Hello everyone and welcome to this Ethics Alert, which discusses the recent sanctions imposed by the U.S. Seventh Circuit Court of Appeals on an Illinois lawyer who electronically signed an appellate brief which was “incoherent and filled with utterly baseless factual assertions.” apparently drafted by his client.  The case is Edith McCurry v. Kenco Logistics Services,  No. No. 18-3206.  The November 7, 2019 opinion with an Order to Show Cause what sanctions should be imposed is here:  http://media.ca7.uscourts.gov/cgi-bin/rssExec.pl?Submit=Display&Path=Y2019/D11-07/C:18-3206:J:Sykes:aut:T:fnOp:N:2426737:S:0 and the December 16, 2019 Order imposing sanctions on the lawyer is here:  https://drive.google.com/file/d/1bB6rl4nyIbhBPMUGAHYjov1t3ez5cpWW/view

The November 7, 2019 opinion upheld the dismissal of a discrimination lawsuit filed by the client stating “(t)his appeal represents a shameful waste of judicial resources.  The opinion also ordered the lawyer to show cause as to why he should not be sanctioned.  According to the opinion, “(t)he hopelessness of (the plaintiff’s) cause didn’t deter her lawyer, Jordan Hoffman, from signing and submitting a bizarre appellate brief laden with assertions that have no basis in the record and arguments that have no basis in the law.  In so doing, Hoffman violated Rule 28 of the Federal Rules of Appellate Procedure.”

The opinion also stated that the “monstrosity of an appellate brief” was “incoherent,” and the appeal was “utterly frivolous.”  The brief “spans 86 interminable pages”, is “neither concise nor clear,” and “is chock-full of impenetrable arguments and unsupported assertions, and it is organized in ways that escape our understanding.” In a footnote, the opinion also stated that the brief was “a typographical nightmare” that “uses five different fonts and various font sizes, including three different fonts in one sentence, and capitalizes words seemingly at random.”

The lawyer, who had been practicing for over 30 years, responded to the Order to Show Cause stating that he did not have time to write an appellate brief or review the lower court record and did not recognize that it was “a hopeless case.” He also said that the client was a friend who had filed the discrimination lawsuit without a lawyer and that he agreed to appear on her behalf at oral argument.  He also admitted that he had permitted her to submit the brief under his name using his electronic filing credentials.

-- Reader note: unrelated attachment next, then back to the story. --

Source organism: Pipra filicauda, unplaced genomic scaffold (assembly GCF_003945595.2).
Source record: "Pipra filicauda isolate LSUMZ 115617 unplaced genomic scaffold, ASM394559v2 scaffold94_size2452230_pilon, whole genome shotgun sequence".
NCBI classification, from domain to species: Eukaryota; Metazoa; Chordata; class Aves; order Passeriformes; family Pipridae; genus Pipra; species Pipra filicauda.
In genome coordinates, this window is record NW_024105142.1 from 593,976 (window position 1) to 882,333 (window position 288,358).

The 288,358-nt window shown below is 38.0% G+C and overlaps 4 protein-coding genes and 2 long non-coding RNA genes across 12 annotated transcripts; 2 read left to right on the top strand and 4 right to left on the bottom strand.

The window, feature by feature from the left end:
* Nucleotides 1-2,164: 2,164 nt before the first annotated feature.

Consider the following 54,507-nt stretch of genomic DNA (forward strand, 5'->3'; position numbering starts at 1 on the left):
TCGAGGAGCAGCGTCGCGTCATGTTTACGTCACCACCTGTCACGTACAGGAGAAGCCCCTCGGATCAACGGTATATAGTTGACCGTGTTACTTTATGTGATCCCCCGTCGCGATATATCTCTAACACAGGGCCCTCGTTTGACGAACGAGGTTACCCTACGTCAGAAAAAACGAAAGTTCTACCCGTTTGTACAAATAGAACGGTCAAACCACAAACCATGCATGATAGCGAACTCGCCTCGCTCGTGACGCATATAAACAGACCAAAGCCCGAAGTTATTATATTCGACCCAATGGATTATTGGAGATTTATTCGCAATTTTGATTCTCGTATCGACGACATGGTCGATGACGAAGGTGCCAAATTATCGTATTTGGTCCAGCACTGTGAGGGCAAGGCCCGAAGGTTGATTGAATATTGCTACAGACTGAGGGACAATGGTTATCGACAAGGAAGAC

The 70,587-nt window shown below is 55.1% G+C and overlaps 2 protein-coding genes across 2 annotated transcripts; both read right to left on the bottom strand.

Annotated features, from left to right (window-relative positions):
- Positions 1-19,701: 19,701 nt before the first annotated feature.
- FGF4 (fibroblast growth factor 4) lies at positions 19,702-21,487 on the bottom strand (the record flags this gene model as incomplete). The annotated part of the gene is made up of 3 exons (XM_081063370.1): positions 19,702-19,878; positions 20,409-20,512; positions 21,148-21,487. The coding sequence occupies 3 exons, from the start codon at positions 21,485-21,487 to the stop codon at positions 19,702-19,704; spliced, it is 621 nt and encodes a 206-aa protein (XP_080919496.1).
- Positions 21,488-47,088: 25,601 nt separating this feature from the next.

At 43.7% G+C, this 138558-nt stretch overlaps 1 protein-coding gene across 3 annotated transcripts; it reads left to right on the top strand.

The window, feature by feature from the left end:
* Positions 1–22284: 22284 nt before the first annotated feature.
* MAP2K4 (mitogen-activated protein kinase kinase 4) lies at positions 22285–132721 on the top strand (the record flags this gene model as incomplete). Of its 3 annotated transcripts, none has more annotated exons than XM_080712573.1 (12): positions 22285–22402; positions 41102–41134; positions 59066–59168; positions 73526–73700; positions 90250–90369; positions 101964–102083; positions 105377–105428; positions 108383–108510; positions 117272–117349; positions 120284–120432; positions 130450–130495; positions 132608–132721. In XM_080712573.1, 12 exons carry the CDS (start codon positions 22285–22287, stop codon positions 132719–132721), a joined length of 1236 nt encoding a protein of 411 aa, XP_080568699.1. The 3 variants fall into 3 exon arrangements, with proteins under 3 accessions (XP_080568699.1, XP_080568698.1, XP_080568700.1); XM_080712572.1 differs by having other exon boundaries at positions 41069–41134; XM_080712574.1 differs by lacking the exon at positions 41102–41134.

The lawyer stated that “these were all grave errors of judgment, and I can only apologize to the court and promise that I will never allow this occur again.”  “I have suffered through the most embarrassing and stressful moments of my legal career and perhaps my life during the oral argument and after the publication of the court’s opinion, and my reputation has been tarnished at the highest level as a result of my actions that caused such a scathing opinion in this matter.”  He further stated that he “embarrassed the venerable profession of law and the bar to which I have enjoyed the privilege of being a member for over 32 years during which time my competence has not been called into question.”

In the December 16, 2019 Order, the court stated that “Hoffman’s acceptance of responsibility is appropriate. Still, judicial resources were needlessly consumed, and the defendants were put to the burden and expense of sorting through and defending against a patently frivolous appeal. Sanctions are therefore warranted. Accordingly, pursuant to Rule 38, we order Hoffmann to pay the defendants a reasonable attorney’s fee incurred in the defense of this appeal, plus double costs. The defendants shall submit a statement of their fees and costs by January 3, 2020.”

Bottom line:  This is an example of what can go horribly wrong if a lawyer agrees to represent a “friend” as a client, fails to competently represent that client, and allows the client to draft and use his credentials to electronically file a “monstrosity” of a brief.  This lawyer was embarrassed professionally and was required to pay the opposing party’s attorney’s fees and double costs under the federal rules.  Don’t do it…

…and be careful out there.

Disclaimer:  this e-mail is not an advertisement, does not contain any legal advice, and does not create an attorney/client relationship and the comments herein should not be relied upon by anyone who reads it.

Joseph A. Corsmeier, Esquire

Law Office of Joseph A. Corsmeier, P.A.

2999 Alt. 19, Suite A

Palm Harbor, Florida

Office (727) 799-1688

Fax     (727) 799-1670

jcorsmeier@jac-law.com

www.jac-law.com

 

Please note:  My office has moved and the new office address is 2999 Alt. 19, Palm Harbor, FL 34683.  All other contact information remains the same.

Joseph Corsmeier

about.me/corsmeierethicsblogs

 

Leave a comment

Filed under Attorney discipline, Attorney Ethics, competence, Federal Court Sanctions incoherent brief, joe corsmeier, Joseph Corsmeier, lack of diligence negligence, Lawyer diligence, Lawyer discipline, Lawyer ethics, Lawyer negligence, Uncategorized